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The Ministry of Defence offers a good range of resettlement support for those leaving the Armed Forces, and most people adapt back into civilian life easily and comfortably. There are a minority of people who have a more difficult time finding employment, housing or making the social transition.

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A National Audit Office survey of those who have left the Services in the last two years revealed that three quarters found the return to civilian life was as expected or easier; and two thirds said the support offered by the Armed Forces helped them to find work. 94 per cent of leavers who were seeking employment through the Career Transition Partnership programme found employment within six months.

In 2006-07, some 25,000 personnel left the Armed Forces and all leavers have access to some assistance to help them when returning to civilian life. The level of resettlement support is determined by the length of military service and is not dependent on the rank of the leaver. Personnel discharged for medical reasons are entitled to the highest level of support regardless of how long they have served.

The majority of leavers get coaching in CV writing and job interview techniques; a contribution of £534 towards the cost of training plus associated travel and accommodation costs; up to 35 working days to prepare for their return to civilian life; briefings on housing and personal finance issues; and access to a career consultant.

Most Service leavers find suitable accommodation on leaving the Forces, and the MoD offers a reasonable amount of support to help people when doing so. However, a small number of leavers have difficulties in finding suitable accommodation.

The MoD has improved the provision of resettlement support for Early Service Leavers because this group includes individuals more vulnerable to unemployment and homelessness. However, inconsistencies in the quality of support offered at unit level undermines the overall provisions made.

The Army has to contend with particular challenges in supporting those leaving, compared to the Royal Navy and Royal Air Force. The Army draws a large number of recruits from educationally and socially disadvantaged backgrounds who, in many cases, also join with weak basic skills. Access to resettlement provision to meet the challenges of the transition to civilian life has been affected by the recent high level of operations which has increased the demand on soldiers’ time as they come to the end of their service.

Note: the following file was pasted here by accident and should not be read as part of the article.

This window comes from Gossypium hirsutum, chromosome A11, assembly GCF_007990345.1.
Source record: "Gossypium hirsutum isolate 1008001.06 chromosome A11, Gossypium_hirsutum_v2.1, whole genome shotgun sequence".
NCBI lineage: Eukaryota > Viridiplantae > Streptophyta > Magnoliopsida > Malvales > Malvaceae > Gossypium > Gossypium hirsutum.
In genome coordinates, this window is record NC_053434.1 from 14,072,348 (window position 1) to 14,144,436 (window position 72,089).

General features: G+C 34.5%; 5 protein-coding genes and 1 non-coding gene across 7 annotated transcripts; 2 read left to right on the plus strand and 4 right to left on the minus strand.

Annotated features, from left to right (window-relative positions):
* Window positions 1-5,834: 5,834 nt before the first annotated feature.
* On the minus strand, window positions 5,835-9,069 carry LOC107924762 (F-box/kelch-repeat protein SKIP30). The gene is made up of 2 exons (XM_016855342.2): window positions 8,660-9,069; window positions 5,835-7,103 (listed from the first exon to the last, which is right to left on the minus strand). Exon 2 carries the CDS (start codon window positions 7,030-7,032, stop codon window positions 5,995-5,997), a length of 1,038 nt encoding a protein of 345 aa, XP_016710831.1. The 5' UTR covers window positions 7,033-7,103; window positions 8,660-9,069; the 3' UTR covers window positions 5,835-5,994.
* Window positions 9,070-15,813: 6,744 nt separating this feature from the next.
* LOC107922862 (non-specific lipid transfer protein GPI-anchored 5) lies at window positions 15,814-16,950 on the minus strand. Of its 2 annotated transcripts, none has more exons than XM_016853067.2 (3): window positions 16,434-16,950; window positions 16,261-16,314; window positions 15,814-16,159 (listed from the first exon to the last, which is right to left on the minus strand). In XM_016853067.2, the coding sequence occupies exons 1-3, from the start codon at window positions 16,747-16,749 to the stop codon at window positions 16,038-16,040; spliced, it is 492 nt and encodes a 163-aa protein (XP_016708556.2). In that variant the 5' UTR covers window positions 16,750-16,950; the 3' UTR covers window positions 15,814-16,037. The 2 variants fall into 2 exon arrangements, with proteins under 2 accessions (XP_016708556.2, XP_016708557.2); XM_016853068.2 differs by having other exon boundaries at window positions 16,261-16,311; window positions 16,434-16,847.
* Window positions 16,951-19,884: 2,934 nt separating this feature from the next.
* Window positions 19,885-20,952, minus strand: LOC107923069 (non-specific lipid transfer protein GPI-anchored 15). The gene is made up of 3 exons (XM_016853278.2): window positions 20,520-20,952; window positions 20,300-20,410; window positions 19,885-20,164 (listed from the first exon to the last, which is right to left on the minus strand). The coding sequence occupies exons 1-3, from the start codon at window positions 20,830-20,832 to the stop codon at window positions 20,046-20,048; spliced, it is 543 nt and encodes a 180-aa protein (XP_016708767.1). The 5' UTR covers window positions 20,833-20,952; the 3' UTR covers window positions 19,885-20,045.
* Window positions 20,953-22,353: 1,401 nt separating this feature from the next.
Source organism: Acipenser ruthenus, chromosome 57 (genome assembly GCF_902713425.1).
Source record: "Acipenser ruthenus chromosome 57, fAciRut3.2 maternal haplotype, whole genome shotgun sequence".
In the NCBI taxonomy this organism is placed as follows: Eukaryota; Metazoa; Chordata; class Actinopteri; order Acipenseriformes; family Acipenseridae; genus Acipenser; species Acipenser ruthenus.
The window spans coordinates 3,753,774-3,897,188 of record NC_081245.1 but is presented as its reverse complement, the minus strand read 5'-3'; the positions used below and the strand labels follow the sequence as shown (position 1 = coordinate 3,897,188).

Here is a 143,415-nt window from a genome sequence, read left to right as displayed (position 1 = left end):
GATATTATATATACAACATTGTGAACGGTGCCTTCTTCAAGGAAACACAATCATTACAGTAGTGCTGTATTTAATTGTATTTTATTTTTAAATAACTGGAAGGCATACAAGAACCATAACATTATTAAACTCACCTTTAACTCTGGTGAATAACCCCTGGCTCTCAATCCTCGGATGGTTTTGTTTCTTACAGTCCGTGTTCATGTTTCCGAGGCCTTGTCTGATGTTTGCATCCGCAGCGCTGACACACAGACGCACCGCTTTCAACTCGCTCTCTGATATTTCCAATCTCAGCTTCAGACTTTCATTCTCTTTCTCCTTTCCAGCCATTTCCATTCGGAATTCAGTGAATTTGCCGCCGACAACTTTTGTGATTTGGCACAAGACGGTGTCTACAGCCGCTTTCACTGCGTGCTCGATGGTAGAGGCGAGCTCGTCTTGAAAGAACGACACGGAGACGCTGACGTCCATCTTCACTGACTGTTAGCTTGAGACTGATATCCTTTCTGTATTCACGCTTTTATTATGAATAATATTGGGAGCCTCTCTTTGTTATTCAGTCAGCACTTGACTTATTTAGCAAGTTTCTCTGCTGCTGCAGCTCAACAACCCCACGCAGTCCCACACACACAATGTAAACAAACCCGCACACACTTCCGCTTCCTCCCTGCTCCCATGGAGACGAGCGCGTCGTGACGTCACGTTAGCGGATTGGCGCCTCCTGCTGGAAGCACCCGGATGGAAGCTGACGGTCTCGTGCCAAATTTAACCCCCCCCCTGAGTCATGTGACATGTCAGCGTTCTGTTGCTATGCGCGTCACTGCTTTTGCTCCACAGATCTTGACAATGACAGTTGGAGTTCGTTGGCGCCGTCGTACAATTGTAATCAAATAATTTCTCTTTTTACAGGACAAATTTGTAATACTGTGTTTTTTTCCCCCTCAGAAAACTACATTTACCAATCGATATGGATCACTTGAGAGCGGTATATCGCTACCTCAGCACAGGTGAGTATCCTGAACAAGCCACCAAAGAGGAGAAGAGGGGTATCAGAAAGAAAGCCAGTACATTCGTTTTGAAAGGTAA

An NAO survey showed that around one in ten leavers who were eligible for the full resettlement package did not attend any Career Transition Partnership course. A small proportion said they were not aware of the services which were available to them. For those leaving the Army, the proportion of those who were unaware of what support was available to them was higher, especially from the junior ranks. The MoD must continue to improve awareness of the support that is available.

“The practical realities for people leaving the Armed Forces can be very demanding. The process of finding a new home and a new job at the same time is something most of us would find quite stressful. So it is encouraging that most make that transition smoothly, and without too many troubles.

“And undoubtedly, part of that is due to the good support the Ministry of Defence provides to those leaving the Forces. It is important that all those leaving the Services know what support is due to them, and have the opportunity to take advantage of it.”

Sir John Bourn, head of the National Audit Office


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